Cigarette law will focus on fire safety
Lawmaker says public unaware of new measure
By ADRIANA COLINDRES
STATE CAPITOL BUREAU
Published Sunday, August 05, 2007
Starting next year, cigarettes sold in Illinois must be manufactured in a way that makes them more likely to go out if a smoker stops puffing on them.
Supporters of the new state law that will require retailers to sell self-extinguishing cigarettes say the thinking behind it is simple: Unattended cigarettes that can put themselves out are less likely to cause fires, so lives will be saved.
The Illinois General Assembly and Gov. Rod Blagojevich approved the measure in 2006. They delayed its effective date to Jan. 1, 2008, in part to give manufacturers enough time to gear up, said Rep. Donald Moffitt, R-Gilson, one of the main legislative supporters of the plan.
The new law, while "an outstanding idea," is not yet well known among the general public, Moffitt said, citing the delayed implementation date as a likely reason.
"Its kind of like it was so far off in the future when it was passed that people didnt think about it," he said.
One of the people now trying to spread the word is Jamie Evans, fire prevention officer for the Pekin Fire Department. Evans said he has stopped by more than a dozen gas stations in the Tazewell County city and found that most of the clerks and attendants "have no idea of this law."
Evans said the potential impact of the new law became particularly clear early this year, when two house fires killed three Pekin residents. Firefighters believe that smoking materials could have caused both blazes.
"For a town of 32,000 to have three fire deaths in 46 days was a lot of fire deaths," he said.
Tobacco manufacturers say theyre ready to comply with the new Illinois law, as they have in other states with similar laws. But the manufacturers arent necessarily supportive of such laws.
Philip Morris USA spokesman David Sylvia said that the company has no objections, as long as individual state laws are in line with New Yorks law, which was the first in the nation.
David Howard, spokesman for R.J. Reynolds Tobacco Co., had a different take.
"We have opposed legislation that has been considered, bottom line, because we feel that there are probably more effective ways to go about addressing the issue," he said, citing smoke detectors and flame-retardant fabrics as other ways to reduce the incidence of fires caused by smoking materials.
The self-extinguishing cigarettes also are sometimes referred to as "low-ignition" or "firesafe" - a term that not everyone likes because it might encourage carelessness.
"They are not fire safe," Howard said. "Theyre still lit, theyre still ignited, and they still burn when used."
The tobacco company spokesmen said smokers should not notice a difference in taste with the self-extinguishing cigarettes.
"The blend, the tobacco is not changed at all," Howard said.
Whether the new law will cause the price of cigarettes to rise in Illinois remains to be seen.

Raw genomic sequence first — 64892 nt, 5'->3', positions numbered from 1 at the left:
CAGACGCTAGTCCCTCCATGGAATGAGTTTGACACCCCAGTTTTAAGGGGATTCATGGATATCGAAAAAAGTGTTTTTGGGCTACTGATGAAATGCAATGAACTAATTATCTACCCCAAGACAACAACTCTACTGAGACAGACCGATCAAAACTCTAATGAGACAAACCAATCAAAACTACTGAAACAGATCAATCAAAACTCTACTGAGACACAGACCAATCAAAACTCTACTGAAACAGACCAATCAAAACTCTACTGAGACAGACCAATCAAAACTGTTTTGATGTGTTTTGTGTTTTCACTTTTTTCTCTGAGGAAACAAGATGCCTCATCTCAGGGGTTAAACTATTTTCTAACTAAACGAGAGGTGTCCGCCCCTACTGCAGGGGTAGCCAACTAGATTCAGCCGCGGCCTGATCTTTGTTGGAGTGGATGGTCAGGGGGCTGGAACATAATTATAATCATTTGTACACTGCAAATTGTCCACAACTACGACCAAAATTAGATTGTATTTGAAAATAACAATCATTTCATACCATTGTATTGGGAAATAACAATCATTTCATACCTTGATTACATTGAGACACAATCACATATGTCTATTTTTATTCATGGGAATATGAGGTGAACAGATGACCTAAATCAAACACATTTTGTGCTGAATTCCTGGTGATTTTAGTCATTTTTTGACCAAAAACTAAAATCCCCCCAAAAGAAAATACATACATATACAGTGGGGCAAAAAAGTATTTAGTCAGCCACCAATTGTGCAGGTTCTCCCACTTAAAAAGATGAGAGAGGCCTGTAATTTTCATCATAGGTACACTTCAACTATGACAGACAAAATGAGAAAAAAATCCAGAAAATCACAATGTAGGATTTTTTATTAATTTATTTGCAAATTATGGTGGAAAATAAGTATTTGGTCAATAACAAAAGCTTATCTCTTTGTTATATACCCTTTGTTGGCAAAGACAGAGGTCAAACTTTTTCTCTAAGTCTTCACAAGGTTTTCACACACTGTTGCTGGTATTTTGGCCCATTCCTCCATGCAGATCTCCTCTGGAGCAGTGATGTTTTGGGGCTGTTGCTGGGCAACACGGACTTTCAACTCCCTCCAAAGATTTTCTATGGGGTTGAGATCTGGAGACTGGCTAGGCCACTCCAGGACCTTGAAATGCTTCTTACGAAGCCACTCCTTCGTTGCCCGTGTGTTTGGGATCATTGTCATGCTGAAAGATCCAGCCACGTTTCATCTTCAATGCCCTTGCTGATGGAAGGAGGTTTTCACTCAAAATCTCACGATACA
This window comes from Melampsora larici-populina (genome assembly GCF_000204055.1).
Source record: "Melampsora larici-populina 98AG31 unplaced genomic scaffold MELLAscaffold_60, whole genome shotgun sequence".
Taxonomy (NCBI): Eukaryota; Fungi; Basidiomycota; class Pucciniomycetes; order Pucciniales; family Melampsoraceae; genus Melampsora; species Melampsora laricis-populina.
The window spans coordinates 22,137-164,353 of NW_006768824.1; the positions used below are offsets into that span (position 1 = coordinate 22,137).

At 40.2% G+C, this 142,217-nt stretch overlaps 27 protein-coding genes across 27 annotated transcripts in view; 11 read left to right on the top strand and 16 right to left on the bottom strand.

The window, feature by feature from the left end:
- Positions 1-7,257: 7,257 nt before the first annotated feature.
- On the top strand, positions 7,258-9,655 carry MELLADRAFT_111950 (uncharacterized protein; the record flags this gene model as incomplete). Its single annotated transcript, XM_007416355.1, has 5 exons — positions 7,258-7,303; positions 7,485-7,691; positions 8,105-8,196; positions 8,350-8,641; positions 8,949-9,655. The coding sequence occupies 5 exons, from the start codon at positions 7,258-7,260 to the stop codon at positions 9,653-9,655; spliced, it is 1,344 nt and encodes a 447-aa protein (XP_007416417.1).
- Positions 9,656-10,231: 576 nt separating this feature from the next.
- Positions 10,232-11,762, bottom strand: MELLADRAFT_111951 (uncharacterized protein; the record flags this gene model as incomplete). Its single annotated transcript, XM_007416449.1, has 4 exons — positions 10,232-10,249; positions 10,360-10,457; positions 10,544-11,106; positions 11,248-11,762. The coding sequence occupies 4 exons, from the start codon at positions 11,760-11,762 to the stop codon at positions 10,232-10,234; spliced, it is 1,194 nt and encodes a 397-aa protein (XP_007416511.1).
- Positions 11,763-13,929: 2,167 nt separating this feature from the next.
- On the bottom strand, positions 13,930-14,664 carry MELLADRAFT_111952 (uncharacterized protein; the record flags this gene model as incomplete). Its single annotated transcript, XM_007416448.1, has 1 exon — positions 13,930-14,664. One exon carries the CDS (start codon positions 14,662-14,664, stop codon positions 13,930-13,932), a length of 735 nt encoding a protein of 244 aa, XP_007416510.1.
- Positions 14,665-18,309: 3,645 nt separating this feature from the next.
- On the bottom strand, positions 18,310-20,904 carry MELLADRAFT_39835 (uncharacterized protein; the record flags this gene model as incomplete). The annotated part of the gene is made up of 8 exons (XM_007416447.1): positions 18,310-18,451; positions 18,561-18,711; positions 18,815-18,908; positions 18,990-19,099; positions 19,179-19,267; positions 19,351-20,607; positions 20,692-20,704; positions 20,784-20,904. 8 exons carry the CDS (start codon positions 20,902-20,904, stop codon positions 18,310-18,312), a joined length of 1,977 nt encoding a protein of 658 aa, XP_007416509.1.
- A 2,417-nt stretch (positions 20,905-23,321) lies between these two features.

Evans said he thinks a pack or carton of cigarettes will become more expensive.
The manufacturers said they dont expect that to happen.
"These cigarettes do cost more to manufacture, because of the paper, but that is not a cost we have passed on to consumers," Howard said.
Sylvia said that Philip Morris USA doesnt set the price at retail, but the cost to wholesalers is not affected.
John Fennell, chief legal counsel for the state fire marshals office, a key backer of the new law, said he wasnt sure whether low-ignition cigarettes would be more costly.
But he pointed out that Illinois lawmakers have been talking about raising the cigarette tax, which would hit smokers in the wallet anyway.
Both tobacco company spokesmen said their companies would work with wholesalers and retailers to ensure compliance with Illinois new law.
Anyone who knowingly sells cigarettes that dont comply with the law next year could face civil penalties of $500 or more.
Fennell said his office presently is writing the administrative rules that spell out how the measure will be enforced. He noted that sellers of cigarettes will be given time to get rid of their existing supply before they must start selling self-extinguishing cigarettes.
"How long thats going to take is anybodys guess," he said.
That means the new laws anticipated benefits - fewer smoking-related house fires and fewer fire-related deaths - might not be clear until a couple of years down the road, Fennell said.
‘Low-ignition’ cigarette defined
Typically, what makes these cigarettes different is the paper. At least two bands of special paper are applied on top of the traditional cigarette paper that wraps the tobacco. These bands, sometimes also called “rings,” are akin to roadway “speed bumps” because they slow down the speed at which a cigarette burns. If such a cigarette is left unattended, it will be more likely to self-extinguish than other cigarettes.
States that have enacted a low-ignition cigarette law:
These states have passed a low-ignition cigarette law, but it has not yet taken effect: